Once upon a time in 1809, there was a man named Solomon Spaulding, who lived in what is now the town of Conneaut in Ohio’s Western Reserve district. Like so many Americans of his day, Solomon hoped to make his fortune through land speculation, and he and his brothers purchased a great deal of land in the area on credit. To maintain himself, he operated an iron forge and his wife ran a small grocery store. After a series of reversals in the land business, Solomon thought he might recoup his losses by writing the great American novel. His would be a historical fantasy — explaining the origin of the great, ancient earthworks in Ohio and elsewhere, which everyone at the time believed must have been made by some high civilization and not the “savage” American Indians of his own day.
In his first draft, Solomon wrote a tale of Romans — Christians from the era of Constantine, who were blown far off course from their trip to Britain, and arrived in North America. There they encountered the empires of the “Deliwannucks,” the “Ohons,” the “Sciotans,” and the “Kentucks.” In wooden detail, Solomon described the customs and governments of these peoples. But to temper the dryness, he included a star-crossed love story between Prince Elseon (eldest son of Emperor Hamboon of Kentuck) and Princess Lamesa (eldest daughter of Emperor Rambock of Sciota).
Solomon regularly regaled his relatives and neighbors with the tale, but he must have decided that it just wasn’t right. He reasoned that if his novel were going to be successful, it would have to be altogether different. He needed to start over from scratch. Gone were the Romans and obvious Indian names like Delaware, Ohio, Scioto, and Kentucky. Gone too was the romance. Indeed, it was clear that if this novel was going to sell, Solomon would need to eliminate all female characters, where possible. The new outline called for Bible-style names like Lehi and Nephi. It would also be written in Bible lingo. For example, he peppered in the juicy phrase “and it came to pass” so often that his friends started calling him “Ol’-it-came-to-pass.” However, Solomon was very careful not to include any religious material in this book now modeled on the Bible. After all, this was going to be a novel.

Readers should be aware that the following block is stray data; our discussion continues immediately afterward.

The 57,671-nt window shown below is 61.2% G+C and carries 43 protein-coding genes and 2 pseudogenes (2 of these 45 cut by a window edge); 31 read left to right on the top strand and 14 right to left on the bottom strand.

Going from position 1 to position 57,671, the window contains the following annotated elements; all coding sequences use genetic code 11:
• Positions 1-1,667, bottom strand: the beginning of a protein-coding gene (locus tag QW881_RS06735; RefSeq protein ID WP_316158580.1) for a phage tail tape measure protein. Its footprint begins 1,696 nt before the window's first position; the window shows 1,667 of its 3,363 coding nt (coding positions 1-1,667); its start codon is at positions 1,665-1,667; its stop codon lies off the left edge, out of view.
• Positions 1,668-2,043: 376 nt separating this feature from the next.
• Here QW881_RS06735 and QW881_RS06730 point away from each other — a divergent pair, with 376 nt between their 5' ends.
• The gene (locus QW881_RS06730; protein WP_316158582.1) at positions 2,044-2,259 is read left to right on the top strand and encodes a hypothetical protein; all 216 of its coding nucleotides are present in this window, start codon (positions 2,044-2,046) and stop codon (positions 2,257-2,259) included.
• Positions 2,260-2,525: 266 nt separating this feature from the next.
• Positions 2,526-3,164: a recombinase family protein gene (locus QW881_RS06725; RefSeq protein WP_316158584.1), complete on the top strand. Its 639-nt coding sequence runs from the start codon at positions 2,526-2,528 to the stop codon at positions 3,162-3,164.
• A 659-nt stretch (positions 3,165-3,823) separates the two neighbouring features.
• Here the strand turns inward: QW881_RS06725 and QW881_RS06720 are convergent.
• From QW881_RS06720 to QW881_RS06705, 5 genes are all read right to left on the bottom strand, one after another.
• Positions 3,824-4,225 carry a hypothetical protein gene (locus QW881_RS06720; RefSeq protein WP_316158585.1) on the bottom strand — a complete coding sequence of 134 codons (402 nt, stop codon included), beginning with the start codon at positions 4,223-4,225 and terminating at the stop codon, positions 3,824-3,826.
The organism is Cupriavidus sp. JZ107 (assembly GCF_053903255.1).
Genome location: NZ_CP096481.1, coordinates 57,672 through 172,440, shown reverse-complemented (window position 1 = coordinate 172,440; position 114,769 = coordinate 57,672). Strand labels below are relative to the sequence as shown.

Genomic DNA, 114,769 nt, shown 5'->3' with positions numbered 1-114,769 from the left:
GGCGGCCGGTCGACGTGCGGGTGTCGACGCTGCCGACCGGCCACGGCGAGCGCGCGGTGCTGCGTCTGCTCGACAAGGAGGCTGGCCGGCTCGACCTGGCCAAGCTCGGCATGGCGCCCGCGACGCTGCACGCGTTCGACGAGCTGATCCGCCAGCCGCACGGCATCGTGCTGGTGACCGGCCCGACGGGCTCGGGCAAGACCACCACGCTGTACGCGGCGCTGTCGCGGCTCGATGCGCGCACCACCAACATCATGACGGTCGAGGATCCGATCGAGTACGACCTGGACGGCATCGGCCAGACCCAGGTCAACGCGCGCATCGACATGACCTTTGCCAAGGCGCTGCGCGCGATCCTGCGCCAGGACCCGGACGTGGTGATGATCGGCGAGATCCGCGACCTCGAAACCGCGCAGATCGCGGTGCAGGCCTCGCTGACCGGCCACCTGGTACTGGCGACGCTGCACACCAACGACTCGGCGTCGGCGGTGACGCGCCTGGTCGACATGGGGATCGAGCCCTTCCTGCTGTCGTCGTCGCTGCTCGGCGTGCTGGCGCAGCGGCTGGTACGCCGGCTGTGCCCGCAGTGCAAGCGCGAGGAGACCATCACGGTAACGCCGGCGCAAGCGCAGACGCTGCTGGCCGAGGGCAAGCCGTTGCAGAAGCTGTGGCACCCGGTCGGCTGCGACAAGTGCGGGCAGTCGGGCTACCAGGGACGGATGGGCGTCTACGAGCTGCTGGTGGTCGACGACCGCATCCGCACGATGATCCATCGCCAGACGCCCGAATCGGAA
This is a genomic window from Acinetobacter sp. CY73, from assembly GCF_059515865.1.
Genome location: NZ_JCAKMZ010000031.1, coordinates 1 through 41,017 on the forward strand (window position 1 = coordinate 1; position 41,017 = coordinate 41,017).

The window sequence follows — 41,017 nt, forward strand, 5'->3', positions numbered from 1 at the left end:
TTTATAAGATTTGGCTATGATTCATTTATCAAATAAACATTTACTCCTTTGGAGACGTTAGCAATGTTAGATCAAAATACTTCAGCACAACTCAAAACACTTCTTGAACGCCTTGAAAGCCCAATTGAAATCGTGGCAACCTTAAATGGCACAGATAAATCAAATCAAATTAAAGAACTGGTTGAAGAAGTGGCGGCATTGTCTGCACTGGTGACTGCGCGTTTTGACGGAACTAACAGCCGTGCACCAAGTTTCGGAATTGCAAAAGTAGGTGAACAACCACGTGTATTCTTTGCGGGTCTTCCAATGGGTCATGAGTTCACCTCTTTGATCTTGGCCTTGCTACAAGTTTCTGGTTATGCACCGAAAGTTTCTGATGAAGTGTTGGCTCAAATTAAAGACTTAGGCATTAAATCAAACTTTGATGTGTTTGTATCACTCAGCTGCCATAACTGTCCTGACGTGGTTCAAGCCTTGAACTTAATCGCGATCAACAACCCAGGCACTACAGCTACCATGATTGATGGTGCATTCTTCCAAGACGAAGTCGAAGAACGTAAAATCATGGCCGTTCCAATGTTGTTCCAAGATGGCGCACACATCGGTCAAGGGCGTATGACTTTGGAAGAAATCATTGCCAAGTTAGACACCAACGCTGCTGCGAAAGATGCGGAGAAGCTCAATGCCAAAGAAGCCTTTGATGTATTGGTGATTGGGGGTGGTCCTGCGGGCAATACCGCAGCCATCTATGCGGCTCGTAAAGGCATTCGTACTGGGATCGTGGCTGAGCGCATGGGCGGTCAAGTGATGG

Unfortunately for Solomon, the War of 1812 caused his land speculation deals to collapse. He and his wife were forced to move to Pittsburgh to find work and it became all the more crucial for his novel to be published. Solomon found a publisher in Pittsburgh named Robert Patterson. Patterson apparently didn’t smell a best-seller, but he took Solomon’s second manuscript, probably saying that he’d read it and let Solomon know. Instead it sat on Patterson’s shelf collecting dust. Then in 1816, Solomon died, his novels unpublished and his hopes unrealized. But this is not the end of our fable.
For there was also a certain man named Sidney Rigdon. He didn’t live in Pittsburgh when Solomon did, but he would go into town now and then and he knew Patterson’s print shop. One day while in the shop, Sidney spied Solomon’s dusty manuscript on the shelf and decided to read it. Immediately the wheels of Sidney’s mind began to turn. In his far-reaching vision, Sidney foresaw the golden opportunity this manuscript offered. It was a vision no one could have imagined, but eventually it proved almost totally successful (saving one fatal flaw, at least from Sidney’s perspective).
Sidney immediately purloined the manuscript. Of course, in its present form it wouldn’t serve Sidney’s plot. It must be transformed. If Solomon’s novel were be the foundation of a church — oh, Sidney, how could you dream this up? — its secular pages would have to be interwoven with religious material. It took Sidney years to accomplish, but ultimately he was successful. After Sidney was through making revisions, the religious material seemed to drench ever page. Anyone reading Sidney’s version would find it hard to imagine that the book had ever been a wholly secular novel.
Meanwhile, Sidney had become a Campbellite preacher and moved to Ohio’s Western Reserve (not far from the Conneaut home of the long-deceased Solomon). Sidney realized that for his plan to work he couldn’t possibly publish the manuscript himself. That would be too easy. And it would spoil the fun of having fellow conspirators with whom to split his eventual proceeds and with whom to share his most dangerous secrets. His mind immediately turned to Joseph Smith Jr. — just 250 miles away in Palmyra, New York. How had Sidney met Joseph or heard of him? It doesn’t really matter. Why would he immediately know that the young man would be the perfect person to pretend to create the manuscript of a book? And how did he imagine that a poor nobody like Joseph could ever get it published? Ultimately, we have to realize that this is the kind of visionary Sidney was. Not only could Sidney imagine things that no one else would; the fact that these things ultimately succeeded proved his brilliance.